“The Minister has said that the aid funding that has been announced will be a floor, not a ceiling. If there is a country where the Government could make good on those words, Yemen is it. If funding remains at the level announced, there will be a staggering 59 per cent cut from the amount spent in the 2020-21 budget. Human suffering is of such a scale that the Government must do more both to push for lasting peace and to save lives in the meantime. As the UN Security Council penholder on Yemen, we have a significant role to play in bringing about peace.”
James Cleverly, Minister for the Middle East and North Africa, said in response: “The situation in Yemen is beyond despair.
“It remains the world’s largest humanitarian crisis, with two thirds of Yemenis — more than 20 million people — requiring some form of humanitarian assistance. The crisis results from a perfect storm of poverty, war and economic collapse, and has been exacerbated by the covid-19 pandemic. It is clear that any sustainable solution can only really begin when the conflict comes to an end.
“We will continue to work with anyone and everyone we feel can help to bring about peace in Yemen, so that the real work of rebuilding the country and its society can start in earnest."
He admitted that the Government's aid contribution "is smaller than in previous years" but said the UK was still providing important support.
“In terms of humanitarian support, the UK Government have been one of the largest donors since the crisis began, having contributed more than £1 billion in aid. We pledged £87 million this year and have already distributed 85 per cent of it. While I am conscious that our contribution this year is smaller than in previous years, for reasons the House is very familiar with, the importance of the timely distribution of our aid cannot be overstated. Despite financial pressures at home, we remain of the largest donors to the UN appeal.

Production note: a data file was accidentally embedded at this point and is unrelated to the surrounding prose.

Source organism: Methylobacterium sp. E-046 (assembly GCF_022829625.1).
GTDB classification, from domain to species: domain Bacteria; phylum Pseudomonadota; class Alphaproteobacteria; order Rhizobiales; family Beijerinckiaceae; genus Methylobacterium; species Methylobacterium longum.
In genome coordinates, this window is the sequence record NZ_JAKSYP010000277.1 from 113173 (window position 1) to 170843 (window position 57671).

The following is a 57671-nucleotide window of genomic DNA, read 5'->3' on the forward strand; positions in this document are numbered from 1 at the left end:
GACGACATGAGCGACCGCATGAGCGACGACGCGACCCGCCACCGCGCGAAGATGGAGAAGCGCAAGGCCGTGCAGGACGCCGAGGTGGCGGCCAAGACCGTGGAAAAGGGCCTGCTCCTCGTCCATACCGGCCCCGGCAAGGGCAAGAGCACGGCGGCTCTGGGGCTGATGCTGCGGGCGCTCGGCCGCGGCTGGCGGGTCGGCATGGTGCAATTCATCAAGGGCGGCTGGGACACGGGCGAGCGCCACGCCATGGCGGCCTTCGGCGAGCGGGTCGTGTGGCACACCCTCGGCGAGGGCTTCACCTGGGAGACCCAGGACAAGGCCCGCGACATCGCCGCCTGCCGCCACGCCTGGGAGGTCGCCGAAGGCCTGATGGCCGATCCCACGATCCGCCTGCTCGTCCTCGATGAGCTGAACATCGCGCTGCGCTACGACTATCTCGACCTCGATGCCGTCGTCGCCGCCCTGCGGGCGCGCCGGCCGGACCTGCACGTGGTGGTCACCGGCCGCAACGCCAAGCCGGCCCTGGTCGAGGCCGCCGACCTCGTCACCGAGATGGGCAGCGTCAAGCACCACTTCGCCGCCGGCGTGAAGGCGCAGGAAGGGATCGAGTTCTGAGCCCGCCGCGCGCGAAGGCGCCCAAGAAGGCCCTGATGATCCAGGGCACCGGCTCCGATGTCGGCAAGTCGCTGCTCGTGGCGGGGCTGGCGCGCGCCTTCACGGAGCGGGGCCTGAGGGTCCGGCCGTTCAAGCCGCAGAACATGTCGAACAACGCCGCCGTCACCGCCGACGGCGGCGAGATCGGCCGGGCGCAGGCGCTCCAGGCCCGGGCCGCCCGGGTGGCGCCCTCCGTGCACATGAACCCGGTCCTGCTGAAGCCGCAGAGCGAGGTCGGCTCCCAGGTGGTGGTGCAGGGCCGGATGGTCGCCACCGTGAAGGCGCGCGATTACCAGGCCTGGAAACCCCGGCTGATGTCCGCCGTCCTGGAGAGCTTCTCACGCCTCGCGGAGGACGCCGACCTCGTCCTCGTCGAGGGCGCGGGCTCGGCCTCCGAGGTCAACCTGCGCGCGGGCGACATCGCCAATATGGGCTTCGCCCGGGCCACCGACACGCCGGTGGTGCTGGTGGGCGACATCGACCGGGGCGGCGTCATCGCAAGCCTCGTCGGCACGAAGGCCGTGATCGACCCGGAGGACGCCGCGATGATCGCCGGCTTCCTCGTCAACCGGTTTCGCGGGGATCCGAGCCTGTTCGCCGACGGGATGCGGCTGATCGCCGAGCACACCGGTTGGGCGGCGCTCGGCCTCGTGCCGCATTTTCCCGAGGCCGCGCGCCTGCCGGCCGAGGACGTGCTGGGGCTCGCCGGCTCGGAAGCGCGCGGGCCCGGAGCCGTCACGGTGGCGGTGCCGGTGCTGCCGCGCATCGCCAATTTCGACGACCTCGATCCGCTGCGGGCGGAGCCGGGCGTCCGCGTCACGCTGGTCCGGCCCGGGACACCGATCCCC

“Our funding this year will provide at least 1.6 million people with access to clean drinking water. It will support 400 clinics to offer primary healthcare and it will feed 240,000 of the most vulnerable Yemenis every month. We are working with partners to ensure that priority is given to those suffering the most from food insecurity, to marginalised communities and vulnerable displaced people, and to those living in conflict-affected areas.”
Mr Cleverly hoped the UK would soon be able to increase its aid commitment again.
“The reduction in official development assistance spending is driven by the worst economic crisis this country has faced in 300 years. Thankfully because of our world-class vaccine roll-out programme, our economic recovery seems to be working at pace. We have the fastest recovery among our G7 partners. Hopefully that will mean we are able to recover to the 0.7 per cent level, which we are committed to returning to as soon as possible.
"Unfortunately, I am not able to give an accurate prediction of the future trajectory of the UK economy and, therefore, cannot give the hon. Lady a specific point in time. It remains our aim and commitment to return to 0.7 per cent as soon as the economic conditions allow.”